Stroke is the second cause of death, preceded only by heart diseases, with significant morbidity and mortality. In Egypt, the incidence of stroke was found to be 2.1 per 1000 population, whereas the prevalence was 5.4 per 1000 population [2].

According to Keerthi et al. [3], recurrent ischemic stroke is the same as for the primary event with an additional criterion: 'There had to be either a new neurological deficit or a deterioration of the previous deficit not considered to be due to edema, hemorrhagic transformation, or intercurrent illness'. The 90-day risk of a subsequent stroke after a TIA or an acute ischemic stroke (AIS) is approximately as high as 10-20%.

Transcranial Doppler (TCD), which became available in 1982, is a noninvasive ultrasonic technique that uses a hand-held low-frequency sector transducer that sends fixed or pulsed sound waves to measure the velocity of blood flowing in the basal intracranial arteries of the brain [4]. Hence, normal flow velocity can be easily distinguished from the accelerated velocities associated with vasospasm, arterial stenosis, and arteriovenous malformation. An advantage of TCD is that it can be performed at the bedside and repeated as needed or applied for continuous monitoring [5].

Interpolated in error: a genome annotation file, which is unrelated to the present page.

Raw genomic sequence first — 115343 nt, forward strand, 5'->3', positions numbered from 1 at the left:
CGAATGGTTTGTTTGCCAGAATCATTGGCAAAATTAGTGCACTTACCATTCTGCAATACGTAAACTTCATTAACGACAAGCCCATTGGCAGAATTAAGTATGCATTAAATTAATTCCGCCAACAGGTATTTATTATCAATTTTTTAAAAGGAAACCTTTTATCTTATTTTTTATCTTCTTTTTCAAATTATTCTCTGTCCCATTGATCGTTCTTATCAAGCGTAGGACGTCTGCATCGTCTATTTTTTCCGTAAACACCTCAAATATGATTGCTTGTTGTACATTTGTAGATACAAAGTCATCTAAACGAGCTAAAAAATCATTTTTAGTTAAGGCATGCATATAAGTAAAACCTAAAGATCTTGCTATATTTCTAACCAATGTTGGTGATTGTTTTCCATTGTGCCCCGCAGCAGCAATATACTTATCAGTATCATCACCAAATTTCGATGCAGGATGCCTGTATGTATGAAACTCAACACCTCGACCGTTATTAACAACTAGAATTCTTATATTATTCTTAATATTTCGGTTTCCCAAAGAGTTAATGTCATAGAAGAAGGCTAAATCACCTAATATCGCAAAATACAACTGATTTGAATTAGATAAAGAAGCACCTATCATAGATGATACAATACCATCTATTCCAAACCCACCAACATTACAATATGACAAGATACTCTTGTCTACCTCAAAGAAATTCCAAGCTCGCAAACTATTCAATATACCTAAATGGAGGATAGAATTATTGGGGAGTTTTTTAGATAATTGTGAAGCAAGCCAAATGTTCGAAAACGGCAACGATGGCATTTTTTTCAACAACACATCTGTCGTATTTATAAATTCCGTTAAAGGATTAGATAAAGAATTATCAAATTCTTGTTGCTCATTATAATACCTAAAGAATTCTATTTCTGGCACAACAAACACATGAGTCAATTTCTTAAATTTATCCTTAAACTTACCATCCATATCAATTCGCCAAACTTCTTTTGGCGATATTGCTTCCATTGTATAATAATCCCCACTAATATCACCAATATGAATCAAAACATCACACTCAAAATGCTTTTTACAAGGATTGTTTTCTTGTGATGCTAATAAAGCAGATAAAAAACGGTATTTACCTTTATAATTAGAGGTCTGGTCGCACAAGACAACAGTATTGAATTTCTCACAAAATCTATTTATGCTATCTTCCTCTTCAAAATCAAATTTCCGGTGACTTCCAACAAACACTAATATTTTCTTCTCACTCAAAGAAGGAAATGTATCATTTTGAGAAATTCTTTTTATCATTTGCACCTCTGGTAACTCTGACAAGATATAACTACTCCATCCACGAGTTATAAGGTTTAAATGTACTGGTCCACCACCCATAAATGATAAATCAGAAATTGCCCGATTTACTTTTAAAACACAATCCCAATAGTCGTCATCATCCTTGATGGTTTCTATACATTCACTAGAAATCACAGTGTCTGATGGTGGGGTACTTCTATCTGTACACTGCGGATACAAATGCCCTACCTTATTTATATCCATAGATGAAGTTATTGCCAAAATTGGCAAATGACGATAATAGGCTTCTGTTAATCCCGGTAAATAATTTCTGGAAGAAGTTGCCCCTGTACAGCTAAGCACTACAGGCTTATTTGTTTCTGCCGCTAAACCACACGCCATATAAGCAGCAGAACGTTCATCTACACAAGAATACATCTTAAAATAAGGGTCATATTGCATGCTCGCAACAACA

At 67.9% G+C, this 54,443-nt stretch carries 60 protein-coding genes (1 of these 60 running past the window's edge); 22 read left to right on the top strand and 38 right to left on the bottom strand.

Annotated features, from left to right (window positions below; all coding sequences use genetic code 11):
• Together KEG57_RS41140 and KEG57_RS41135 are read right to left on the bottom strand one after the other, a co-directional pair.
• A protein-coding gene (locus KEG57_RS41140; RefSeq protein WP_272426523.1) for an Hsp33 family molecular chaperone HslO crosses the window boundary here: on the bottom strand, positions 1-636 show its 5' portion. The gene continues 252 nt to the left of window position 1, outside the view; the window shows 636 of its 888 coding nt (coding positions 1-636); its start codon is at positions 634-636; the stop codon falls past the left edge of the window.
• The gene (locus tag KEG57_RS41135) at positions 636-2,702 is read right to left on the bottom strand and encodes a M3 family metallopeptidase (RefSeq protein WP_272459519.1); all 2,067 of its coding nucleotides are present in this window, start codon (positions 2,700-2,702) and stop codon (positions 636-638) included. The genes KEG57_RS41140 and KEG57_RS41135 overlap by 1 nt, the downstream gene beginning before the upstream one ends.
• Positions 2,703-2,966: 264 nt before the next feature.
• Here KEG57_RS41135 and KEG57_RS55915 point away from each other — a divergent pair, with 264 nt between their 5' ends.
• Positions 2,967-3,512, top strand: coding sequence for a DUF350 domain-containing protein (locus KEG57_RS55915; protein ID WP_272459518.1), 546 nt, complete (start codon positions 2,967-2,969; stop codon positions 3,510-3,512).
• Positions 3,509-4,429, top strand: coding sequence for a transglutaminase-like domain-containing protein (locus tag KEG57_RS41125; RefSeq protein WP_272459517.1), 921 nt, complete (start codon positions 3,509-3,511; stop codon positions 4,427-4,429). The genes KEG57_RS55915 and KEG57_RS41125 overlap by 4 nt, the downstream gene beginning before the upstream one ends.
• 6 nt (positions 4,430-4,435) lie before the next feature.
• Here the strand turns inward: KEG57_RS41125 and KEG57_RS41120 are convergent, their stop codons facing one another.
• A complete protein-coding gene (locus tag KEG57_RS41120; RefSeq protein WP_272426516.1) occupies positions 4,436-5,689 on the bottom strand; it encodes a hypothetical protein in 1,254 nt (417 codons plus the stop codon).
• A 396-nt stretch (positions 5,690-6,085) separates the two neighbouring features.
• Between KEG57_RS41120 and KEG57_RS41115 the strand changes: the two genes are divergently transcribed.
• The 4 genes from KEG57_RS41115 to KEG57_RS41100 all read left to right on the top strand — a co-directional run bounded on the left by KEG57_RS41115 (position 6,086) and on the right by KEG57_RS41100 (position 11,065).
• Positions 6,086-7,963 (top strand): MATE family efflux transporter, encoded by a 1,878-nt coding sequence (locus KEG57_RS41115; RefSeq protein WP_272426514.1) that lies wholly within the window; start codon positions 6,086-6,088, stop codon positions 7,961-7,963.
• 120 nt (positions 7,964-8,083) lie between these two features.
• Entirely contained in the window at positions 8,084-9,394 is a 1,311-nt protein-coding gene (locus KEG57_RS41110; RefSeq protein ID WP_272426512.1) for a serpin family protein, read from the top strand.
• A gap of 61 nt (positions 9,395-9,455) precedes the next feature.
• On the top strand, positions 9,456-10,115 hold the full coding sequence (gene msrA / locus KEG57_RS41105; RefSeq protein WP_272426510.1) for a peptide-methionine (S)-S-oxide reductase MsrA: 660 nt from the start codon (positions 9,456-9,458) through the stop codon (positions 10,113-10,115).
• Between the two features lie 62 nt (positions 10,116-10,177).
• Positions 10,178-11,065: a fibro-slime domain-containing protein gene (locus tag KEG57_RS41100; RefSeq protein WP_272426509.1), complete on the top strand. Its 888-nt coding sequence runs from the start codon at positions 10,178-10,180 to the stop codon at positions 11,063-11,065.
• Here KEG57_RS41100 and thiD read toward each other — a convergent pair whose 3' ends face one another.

Markus et al. [6] and Alice and Hugh [7] found that TCD can help predict early stroke and recurrent TIA risk by detecting microembolic signals (MES), which are most frequently seen in patients with unstable atherosclerotic carotid plaques. These MES are frequently found early in the time course after acute stroke onset. Furthermore, MES represent an independent predictor of early ischemic recurrence when the cause appears related to large-artery atherosclerosis (e.g. carotid or middle-cerebral artery stenosis) [6].